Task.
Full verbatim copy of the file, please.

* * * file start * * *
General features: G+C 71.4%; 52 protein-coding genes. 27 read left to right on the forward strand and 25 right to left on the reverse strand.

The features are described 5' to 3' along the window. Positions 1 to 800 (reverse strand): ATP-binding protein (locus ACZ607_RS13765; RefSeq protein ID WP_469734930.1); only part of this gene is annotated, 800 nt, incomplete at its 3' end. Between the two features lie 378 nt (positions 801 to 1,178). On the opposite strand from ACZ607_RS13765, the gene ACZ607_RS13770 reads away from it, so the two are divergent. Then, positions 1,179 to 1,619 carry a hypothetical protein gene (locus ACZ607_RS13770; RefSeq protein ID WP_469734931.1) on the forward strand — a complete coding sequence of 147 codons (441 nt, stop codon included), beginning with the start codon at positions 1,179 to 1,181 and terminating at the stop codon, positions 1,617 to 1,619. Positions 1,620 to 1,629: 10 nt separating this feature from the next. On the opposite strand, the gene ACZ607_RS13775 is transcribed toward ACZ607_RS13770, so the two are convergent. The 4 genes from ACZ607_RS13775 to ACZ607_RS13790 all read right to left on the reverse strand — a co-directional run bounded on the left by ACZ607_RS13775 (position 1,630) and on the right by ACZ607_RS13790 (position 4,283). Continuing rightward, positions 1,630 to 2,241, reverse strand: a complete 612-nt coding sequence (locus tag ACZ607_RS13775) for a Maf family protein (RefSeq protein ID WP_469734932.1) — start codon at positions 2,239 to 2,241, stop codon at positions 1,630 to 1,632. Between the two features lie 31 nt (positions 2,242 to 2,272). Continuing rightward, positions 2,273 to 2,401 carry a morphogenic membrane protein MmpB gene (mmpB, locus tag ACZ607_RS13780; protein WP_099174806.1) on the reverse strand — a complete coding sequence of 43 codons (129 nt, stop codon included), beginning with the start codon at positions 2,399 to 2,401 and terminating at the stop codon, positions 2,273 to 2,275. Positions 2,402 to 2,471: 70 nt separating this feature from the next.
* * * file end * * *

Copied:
General features: G+C 71.4%; 52 protein-coding genes. 27 read left to right on the forward strand and 25 right to left on the reverse strand.

The features are described 5' to 3' along the window. Positions 1 to 800 (reverse strand): ATP-binding protein (locus ACZ607_RS13765; RefSeq protein ID WP_469734930.1); only part of this gene is annotated, 800 nt, incomplete at its 3' end. Between the two features lie 378 nt (positions 801 to 1,178). On the opposite strand from ACZ607_RS13765, the gene ACZ607_RS13770 reads away from it, so the two are divergent. Then, positions 1,179 to 1,619 carry a hypothetical protein gene (locus ACZ607_RS13770; RefSeq protein ID WP_469734931.1) on the forward strand — a complete coding sequence of 147 codons (441 nt, stop codon included), beginning with the start codon at positions 1,179 to 1,181 and terminating at the stop codon, positions 1,617 to 1,619. Positions 1,620 to 1,629: 10 nt separating this feature from the next. On the opposite strand, the gene ACZ607_RS13775 is transcribed toward ACZ607_RS13770, so the two are convergent. The 4 genes from ACZ607_RS13775 to ACZ607_RS13790 all read right to left on the reverse strand — a co-directional run bounded on the left by ACZ607_RS13775 (position 1,630) and on the right by ACZ607_RS13790 (position 4,283). Continuing rightward, positions 1,630 to 2,241, reverse strand: a complete 612-nt coding sequence (locus tag ACZ607_RS13775) for a Maf family protein (RefSeq protein ID WP_469734932.1) — start codon at positions 2,239 to 2,241, stop codon at positions 1,630 to 1,632. Between the two features lie 31 nt (positions 2,242 to 2,272). Continuing rightward, positions 2,273 to 2,401 carry a morphogenic membrane protein MmpB gene (mmpB, locus tag ACZ607_RS13780; protein WP_099174806.1) on the reverse strand — a complete coding sequence of 43 codons (129 nt, stop codon included), beginning with the start codon at positions 2,399 to 2,401 and terminating at the stop codon, positions 2,273 to 2,275. Positions 2,402 to 2,471: 70 nt separating this feature from the next.